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Henri IV - An unfinished reign

The massacre

It was an assassination attempt against Gaspard de Coligny that triggered the violence. Since the last edict of pacification, the admiral had been a member of the King's Council, where he had considerable influence. His idea of French support for Protestant uprisings in the Netherlands caused alarm in Catholic circles and worried Catherine de Médicis.

Returning home on the morning of 22  August 1572, Coligny was hit by a volley of bullets that tore a finger from his right hand and shattered his left elbow. The Huguenots immediately suspected the Guise family and the queen mother's entourage. They felt trapped in a city that hated them, and where they feared double-dealing by the king. Some fled, but most remained, trusting in the words of Charles IX , who promised to find "the guilty party, the accomplices and the rabble-rousers."

At the same time, Catherine de Médicis and her advisers made a decision. In order to avoid retaliation by the furious Huguenots, she drew up a list of those who should die. Henri de Condé and Henri de Navarre were not on the list, no doubt because they were princes of the blood. After some hesitation, the king agreed. He was won over by proscriptive arguments – greater troubles could be avoided by killing a few leaders.

The instigators had not anticipated the pent-up rage and hatred of the Parisians that would explode in the early hours of 24 August 1572 – St Bartholomew's Day – and that would degenerate into a widespread massacre of any Protestant within reach. For three days, the capital city was the scene of a vast and bloody manhunt. Neighbours, friends and enemies alike were hunted down and killed by the sword, burnt or drowned. The eradication of heresy, so often called for by fanatical preachers, was finally underway. Coligny was one of the first to die. He was dragged from his bed, beaten and killed. His body was thrown out a window, and was then cut into pieces and dragged through the streets. The violence, which claimed between 2,000 and 3,000 victims, spread like wildfire throughout France – Huguenots were slain in a number of other cities, including Bordeaux and Toulouse, where the killings ended in October 1572.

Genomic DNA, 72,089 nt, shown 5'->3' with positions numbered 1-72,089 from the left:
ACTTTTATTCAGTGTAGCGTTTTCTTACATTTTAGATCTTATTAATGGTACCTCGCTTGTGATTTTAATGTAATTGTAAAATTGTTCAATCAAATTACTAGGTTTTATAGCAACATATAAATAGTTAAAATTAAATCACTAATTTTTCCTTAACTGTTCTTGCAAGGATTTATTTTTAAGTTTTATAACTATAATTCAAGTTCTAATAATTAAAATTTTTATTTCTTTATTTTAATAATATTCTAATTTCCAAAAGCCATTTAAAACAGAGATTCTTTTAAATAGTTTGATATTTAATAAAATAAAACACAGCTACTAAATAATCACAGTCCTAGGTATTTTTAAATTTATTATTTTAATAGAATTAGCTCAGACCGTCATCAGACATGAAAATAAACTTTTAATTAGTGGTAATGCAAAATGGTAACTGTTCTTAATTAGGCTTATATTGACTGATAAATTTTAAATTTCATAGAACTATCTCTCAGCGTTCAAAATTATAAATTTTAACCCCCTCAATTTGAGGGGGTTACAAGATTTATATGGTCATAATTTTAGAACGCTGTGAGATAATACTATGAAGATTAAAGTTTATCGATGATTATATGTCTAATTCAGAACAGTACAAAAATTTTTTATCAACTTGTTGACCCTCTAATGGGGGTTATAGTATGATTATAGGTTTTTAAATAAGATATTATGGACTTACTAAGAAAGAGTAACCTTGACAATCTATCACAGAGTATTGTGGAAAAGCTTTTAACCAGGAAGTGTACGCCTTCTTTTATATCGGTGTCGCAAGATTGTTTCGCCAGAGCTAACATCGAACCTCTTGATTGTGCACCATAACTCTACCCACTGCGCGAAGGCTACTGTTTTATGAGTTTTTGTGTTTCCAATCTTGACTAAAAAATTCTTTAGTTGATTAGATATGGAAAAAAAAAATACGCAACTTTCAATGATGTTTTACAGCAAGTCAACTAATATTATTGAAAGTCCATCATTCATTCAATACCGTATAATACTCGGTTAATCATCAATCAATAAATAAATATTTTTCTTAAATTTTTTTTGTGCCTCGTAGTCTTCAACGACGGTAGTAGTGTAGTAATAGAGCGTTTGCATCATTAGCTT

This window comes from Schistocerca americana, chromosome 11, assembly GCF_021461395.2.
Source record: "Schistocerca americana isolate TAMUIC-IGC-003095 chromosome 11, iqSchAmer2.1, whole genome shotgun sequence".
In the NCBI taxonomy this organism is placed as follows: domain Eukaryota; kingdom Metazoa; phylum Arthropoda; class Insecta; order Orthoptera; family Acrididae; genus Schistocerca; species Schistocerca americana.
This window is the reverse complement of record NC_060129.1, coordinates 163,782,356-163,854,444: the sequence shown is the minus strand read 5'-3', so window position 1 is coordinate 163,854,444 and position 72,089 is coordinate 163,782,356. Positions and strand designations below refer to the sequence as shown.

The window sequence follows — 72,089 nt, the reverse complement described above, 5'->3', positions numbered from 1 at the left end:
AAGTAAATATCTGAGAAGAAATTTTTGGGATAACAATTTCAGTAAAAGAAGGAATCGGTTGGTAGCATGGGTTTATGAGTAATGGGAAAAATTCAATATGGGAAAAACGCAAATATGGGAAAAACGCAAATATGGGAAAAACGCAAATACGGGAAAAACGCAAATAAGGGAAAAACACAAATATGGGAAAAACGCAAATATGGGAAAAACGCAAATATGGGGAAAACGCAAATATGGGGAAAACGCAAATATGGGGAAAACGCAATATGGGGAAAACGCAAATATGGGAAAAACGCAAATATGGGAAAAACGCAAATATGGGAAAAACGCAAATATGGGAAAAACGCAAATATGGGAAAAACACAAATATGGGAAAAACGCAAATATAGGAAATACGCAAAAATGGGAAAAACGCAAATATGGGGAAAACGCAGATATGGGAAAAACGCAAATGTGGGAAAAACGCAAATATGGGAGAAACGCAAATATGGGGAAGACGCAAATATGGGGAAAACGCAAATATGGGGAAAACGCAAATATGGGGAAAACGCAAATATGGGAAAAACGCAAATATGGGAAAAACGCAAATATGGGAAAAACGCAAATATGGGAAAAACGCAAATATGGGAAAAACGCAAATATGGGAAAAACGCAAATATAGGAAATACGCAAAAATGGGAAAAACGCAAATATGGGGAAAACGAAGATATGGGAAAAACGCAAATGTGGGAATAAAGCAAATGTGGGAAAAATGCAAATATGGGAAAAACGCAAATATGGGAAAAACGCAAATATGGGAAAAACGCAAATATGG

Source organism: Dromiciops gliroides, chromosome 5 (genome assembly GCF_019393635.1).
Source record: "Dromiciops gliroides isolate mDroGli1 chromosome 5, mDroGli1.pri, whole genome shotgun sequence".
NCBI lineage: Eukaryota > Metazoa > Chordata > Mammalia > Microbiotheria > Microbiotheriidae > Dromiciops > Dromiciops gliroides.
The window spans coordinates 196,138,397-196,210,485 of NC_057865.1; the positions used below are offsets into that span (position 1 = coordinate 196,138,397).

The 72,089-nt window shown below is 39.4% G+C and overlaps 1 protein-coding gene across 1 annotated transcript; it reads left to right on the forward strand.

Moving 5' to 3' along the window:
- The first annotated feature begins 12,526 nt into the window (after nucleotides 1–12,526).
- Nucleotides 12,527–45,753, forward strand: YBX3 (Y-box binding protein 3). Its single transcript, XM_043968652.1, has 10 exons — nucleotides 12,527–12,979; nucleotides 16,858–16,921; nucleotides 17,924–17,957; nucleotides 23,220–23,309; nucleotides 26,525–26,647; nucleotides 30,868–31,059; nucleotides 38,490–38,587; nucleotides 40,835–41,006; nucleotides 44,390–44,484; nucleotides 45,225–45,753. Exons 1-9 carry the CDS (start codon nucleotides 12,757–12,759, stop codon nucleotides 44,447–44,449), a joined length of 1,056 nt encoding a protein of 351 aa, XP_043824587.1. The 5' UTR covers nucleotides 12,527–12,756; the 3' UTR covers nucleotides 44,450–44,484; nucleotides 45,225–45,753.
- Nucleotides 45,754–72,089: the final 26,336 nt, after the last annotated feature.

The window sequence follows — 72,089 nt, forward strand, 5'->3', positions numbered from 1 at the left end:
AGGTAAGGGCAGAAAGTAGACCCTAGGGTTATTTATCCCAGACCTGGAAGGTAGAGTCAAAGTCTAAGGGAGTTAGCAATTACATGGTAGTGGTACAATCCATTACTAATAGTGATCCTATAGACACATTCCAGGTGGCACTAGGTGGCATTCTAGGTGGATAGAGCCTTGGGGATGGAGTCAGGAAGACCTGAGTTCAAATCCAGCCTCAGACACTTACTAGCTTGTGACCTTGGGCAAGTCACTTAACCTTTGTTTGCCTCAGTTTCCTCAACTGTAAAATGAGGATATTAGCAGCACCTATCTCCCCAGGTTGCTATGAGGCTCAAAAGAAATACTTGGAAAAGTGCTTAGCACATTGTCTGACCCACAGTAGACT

Henri de Navarre witnessed the slaughter of the companions who had accompanied him to Paris, powerless to act. He was fetched from his chambers on the night of the 23rd and taken to the king's apartments, where he found his cousin Condé. He would never forget that night, and how he saw and heard his friends being killed in the Cour Carrée of the Louvre, in a paroxysm of senseless violence.

Related multimedia

Title: The assassination of Coligny and the St Bartholomew's Day massacre

The assassination of Coligny and the St Bartholomew's Day massacre
© BnF
The assassination of Coligny and the St Bartholomew's Day massacre (1572). Département des estampes et de la photographie de la BnF

Title: Charles IX, king of France

Charles IX, king of France
© RMN / René-Gabriel Ojéda
Charles IX, king of France, painting after François Clouet, 16th c. Musée Condé de Chantilly, PE569

Title: Portrait of Henri I de Bourbon, prince de Condé

Portrait of Henri I de Bourbon, prince de Condé
© RMN / René Gabriel Ojéda
Portrait of Henri I de Bourbon, prince de Condé, cousin of Henri de Navarre, drawing by Thierry Bellange, 1588. Musée national du château de Pau, Inv. P.
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